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@Susan - I agree with you. I was only attempting to explain it in terms of the above medical dictionary definition. My point was that no one really considers it to be an actual excretion. –  David M Mar 4 at 16:56

yes on my own understanding vomiting is a waste product, because by the process of vomiting it is a means to excrete because metabolic substances are removed.

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How are metabolic substances waste? –  Matt Эллен Mar 4 at 13:00
    
I think you mean to say, byproducts of metabolism. Not metabolic substances. And, vomitus is rarely metabolized, it is the expulsion of stomach contents with other chemical compounds which may be the products of metabolism, but represent a small fraction of the whole. –  David M Mar 4 at 13:43

Excretion has the sense of an externalization of something on a regular basis, such as when the organism is functioning routinely.

Discharge seems to suggest the organism excluding something on an extraordinary basis, that is, when the organism is functioning on an urgent basis. It is used more often when describing the body in stress (infection, nausea).

Vomit seems to better fit discharge than excretion.

I do not think "intention" is a criteria that can be used to distinguish between vomit and urine. The body "intends" to eliminate both of them and the conscious mind may or may not have voluntary control over these processes.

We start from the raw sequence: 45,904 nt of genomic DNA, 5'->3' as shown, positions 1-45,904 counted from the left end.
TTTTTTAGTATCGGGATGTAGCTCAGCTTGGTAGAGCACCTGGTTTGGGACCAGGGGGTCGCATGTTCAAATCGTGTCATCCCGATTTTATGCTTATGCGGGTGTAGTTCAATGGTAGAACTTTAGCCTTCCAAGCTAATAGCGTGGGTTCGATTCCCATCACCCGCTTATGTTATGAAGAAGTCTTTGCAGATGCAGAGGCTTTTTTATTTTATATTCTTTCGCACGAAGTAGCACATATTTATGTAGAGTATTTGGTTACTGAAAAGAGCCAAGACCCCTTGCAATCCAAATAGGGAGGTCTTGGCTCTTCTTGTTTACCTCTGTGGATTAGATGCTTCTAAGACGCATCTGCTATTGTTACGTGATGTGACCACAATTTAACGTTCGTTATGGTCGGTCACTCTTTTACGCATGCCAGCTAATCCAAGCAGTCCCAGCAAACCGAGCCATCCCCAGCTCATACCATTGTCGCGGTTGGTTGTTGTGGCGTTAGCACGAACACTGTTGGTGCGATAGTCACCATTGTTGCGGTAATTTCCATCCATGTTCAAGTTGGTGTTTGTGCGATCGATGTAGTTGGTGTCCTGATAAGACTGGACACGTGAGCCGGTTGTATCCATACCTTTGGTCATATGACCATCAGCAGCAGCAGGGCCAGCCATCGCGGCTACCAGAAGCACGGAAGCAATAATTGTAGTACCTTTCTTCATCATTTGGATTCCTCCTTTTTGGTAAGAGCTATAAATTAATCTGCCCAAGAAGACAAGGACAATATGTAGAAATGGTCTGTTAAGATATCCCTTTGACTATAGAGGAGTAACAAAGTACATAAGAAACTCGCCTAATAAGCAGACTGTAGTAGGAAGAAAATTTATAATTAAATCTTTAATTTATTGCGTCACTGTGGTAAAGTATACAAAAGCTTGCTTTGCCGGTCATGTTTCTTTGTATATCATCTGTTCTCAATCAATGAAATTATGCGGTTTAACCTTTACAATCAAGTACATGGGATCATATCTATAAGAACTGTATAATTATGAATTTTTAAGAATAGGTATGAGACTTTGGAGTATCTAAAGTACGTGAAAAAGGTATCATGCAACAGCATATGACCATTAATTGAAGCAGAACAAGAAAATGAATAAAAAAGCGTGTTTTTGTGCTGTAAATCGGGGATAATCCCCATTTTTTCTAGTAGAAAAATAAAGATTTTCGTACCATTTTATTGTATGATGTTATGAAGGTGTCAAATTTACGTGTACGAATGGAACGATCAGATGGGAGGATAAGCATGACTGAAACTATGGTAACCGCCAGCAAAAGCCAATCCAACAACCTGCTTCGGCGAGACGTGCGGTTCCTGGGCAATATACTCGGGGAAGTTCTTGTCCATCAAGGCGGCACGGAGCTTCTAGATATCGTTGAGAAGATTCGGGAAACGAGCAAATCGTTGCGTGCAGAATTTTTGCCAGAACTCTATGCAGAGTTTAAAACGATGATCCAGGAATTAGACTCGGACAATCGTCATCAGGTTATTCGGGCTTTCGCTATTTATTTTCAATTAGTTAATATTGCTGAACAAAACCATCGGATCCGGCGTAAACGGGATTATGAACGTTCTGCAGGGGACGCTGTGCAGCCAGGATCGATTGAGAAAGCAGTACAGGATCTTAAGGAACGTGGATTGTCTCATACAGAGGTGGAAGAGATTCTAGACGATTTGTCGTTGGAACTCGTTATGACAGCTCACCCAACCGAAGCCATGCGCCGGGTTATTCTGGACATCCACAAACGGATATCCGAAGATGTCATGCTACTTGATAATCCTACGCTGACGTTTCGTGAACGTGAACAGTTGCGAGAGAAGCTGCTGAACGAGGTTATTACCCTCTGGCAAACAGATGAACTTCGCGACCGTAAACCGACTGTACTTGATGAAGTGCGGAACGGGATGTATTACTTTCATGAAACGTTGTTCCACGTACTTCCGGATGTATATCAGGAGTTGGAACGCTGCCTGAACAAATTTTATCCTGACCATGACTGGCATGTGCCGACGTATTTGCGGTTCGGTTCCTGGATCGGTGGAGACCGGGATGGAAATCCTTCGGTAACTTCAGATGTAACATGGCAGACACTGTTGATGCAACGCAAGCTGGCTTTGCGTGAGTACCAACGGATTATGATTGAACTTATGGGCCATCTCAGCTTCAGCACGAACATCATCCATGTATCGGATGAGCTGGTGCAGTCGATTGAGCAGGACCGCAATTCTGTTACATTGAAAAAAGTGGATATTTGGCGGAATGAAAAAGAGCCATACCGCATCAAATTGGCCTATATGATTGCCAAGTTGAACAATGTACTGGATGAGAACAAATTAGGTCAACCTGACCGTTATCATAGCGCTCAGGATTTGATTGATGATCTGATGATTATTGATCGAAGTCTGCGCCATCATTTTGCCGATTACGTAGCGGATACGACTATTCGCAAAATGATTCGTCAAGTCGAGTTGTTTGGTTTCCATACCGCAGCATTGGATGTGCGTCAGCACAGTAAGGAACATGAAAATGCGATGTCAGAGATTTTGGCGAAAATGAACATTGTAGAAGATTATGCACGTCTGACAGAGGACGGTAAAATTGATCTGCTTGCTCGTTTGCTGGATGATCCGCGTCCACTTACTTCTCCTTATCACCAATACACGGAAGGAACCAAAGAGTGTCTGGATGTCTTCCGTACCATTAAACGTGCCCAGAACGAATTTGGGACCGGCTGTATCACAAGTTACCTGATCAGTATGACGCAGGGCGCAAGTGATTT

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I think discharge is probably a better generic word for it, since (as you point out) excretion has specific biological meanings.

dictionary.com says:

discharge (noun)

(25.) something sent forth or emitted.

free dictionary's medical section also has this to say:

  1. a setting free, or liberation.

  2. matter or force set free.

  3. an excretion or substance evacuated.

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I would expect secretion to fit this definition of the noun discharge, too. Is there a medical term for something that isn't an excretion or a secretion, but is a discharge? I would think an authority on medicine or biology would be better suited to answer. –  Canis Lupus Feb 7 '13 at 21:57
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expulsion, possibly? –  Mark Mayo Feb 7 '13 at 22:22
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Discharge may be your best answer. Ignoring your attention to vomit for a moment, your question is "Should vomit count as excretion, or is there a better word describing 'things that leave the body, intended or not'?" Once you consider it being 'intended or not', I think discharge covers it pretty well. Vomit, per se, involves the expulsion of secretions and other matter that is not fully metabolized. Therefore, it isn't yet a secretion or excretion, per the definitions provided (sup. and inf.). If the focus is on vomit, then expulsion appears frequently in physiology texts. –  Canis Lupus Feb 8 '13 at 2:40
    
@Jim discharge is usually used to describe something like purulence leaking from a site. Expulsion fits vomiting far better. I agree. –  David M Mar 4 at 13:46